Kitsch is king in Robot Alchemic Drive (RAD), the latest game from Japanese developer Sandlot. Mecha anime kitsch, to be specific, and no cliché is spared. Though the theme of the game will be familiar to mecha fans, the gameplay itself is fresh. And while the game is sometimes hampered by its nostalgia, it successfully and entertainingly captures the feel of controlling a giant robot like no other game has in the past.
As one of three characters in the role of the sole heir to the Tsukioka family legacy, you become the controller of one of three meganites, which are 40-meter-tall robots built by Tsukioka Industries and outfitted with an array of weaponry. The meganite is humanity's best hope against the volgara, a mysterious alien race that has invaded without warning, sending its own giant robots to lay waste to the Earth's cities. RAD's plot and dialogue will make you either giggle or groan, depending on whether or not you have a fondness for the simplistic plots and bad English dubbing of old anime shows or martial-arts movies. Not only is RAD's plot rather familiar and predictable, but the localization team, for effect, also purposefully mixed some nonactors in with some talented voice actors who were obviously directed to add extra ham.
The visual style of RAD's mechas matches its archetypal plot and dialogue, harkening back to the early Gundam and Macross styles, looks which distinguished themselves from their predecessors with a focus on believable articulation and a less rounded, more angular construction. A few modern touches are added, and the texturing is much more detailed than the flat coloring of the era, but the overall look has a great retro feel without seeming completely derivative. The weapons and moves of the meganites have appropriately melodramatic and wordy names like harken laser, gigantic booster, gravity zero, and grand charge crypt drill. The human character design and setting is distinctly from that era as well, though there are some things that don't quite fit in, like Abrams tanks and Apache helicopters.
While the art style of RAD is reminiscent of the styles used in the late '70s and early '80s, RAD's unique gameplay mechanic has its roots in the very first giant robot show, Tetsujin 28-go (known in America as Gigantor). Specifically, your meganite is remote-controlled, not piloted. In fact, part of the game involves finding a proper vantage point to control it from during missions. Thankfully, it's easy to do so, as the hero comes equipped with an antigravity belt that allows him or her to float up to rooftops. You can even get on the meganite itself using the belt. It's not a good place to be in a fight, but if the battle is on the other side of the city, it's good to be able to ride there quickly.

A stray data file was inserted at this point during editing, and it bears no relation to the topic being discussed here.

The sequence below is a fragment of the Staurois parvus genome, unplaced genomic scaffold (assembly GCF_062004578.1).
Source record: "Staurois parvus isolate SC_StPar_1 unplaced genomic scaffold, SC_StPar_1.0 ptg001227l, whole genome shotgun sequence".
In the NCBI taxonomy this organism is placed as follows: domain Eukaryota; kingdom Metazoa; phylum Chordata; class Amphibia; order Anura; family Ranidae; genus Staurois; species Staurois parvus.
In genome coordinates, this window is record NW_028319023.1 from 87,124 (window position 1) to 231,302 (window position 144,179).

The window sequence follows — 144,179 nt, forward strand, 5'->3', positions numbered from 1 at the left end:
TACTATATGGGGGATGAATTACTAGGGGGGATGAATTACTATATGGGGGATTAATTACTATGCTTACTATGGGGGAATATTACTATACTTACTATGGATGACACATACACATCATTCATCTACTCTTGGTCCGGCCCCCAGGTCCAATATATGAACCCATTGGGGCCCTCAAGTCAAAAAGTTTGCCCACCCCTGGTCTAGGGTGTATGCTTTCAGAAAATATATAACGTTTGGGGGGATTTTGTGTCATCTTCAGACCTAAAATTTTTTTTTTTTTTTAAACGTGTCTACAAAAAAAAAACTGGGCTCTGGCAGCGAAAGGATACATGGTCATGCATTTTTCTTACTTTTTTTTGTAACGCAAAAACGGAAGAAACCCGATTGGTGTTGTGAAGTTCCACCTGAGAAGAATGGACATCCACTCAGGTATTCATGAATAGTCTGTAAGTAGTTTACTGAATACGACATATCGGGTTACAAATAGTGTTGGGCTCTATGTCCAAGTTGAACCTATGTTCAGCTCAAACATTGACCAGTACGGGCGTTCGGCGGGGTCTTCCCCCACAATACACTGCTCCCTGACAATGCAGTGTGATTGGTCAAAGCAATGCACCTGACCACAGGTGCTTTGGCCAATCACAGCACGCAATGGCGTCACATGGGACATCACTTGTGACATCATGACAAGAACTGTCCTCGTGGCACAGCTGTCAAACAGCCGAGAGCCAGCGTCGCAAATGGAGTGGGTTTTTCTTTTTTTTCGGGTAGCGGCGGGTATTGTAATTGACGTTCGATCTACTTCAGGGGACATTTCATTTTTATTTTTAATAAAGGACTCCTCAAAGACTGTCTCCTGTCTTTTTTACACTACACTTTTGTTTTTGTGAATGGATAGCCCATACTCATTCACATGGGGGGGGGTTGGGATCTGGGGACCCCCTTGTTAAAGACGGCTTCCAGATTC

Once you hit the select button to take control of the meganite, the PS2 controller acts as the meganite's remote control, with the four shoulder buttons controlling the legs, the analog sticks controlling the arms, the directional pad controlling the torso, and the buttons controlling your beam and projectile weapons. Even the L3 and R3 buttons are used, each transforming one of the meganite's fists into an alternate weapon like a drill or a flamethrower. Most of the buzz surrounding RAD was centered on how complex this control scheme sounded, but the learning curve is actually very shallow. Your meganite won't fall over unless you jump into something or get knocked down by the enemy, so while you may flail around for a bit now and then, it's easy to recover and not frustrating. The game's two tutorial missions set you up for success very nicely, and RAD's designers struck a great balance between the complexity of the controls and the difficulty in using them. If you just can't get the hang of controlling the legs, you can take advantage of the game's easy mode, which lets you move the meganite with the directional pad.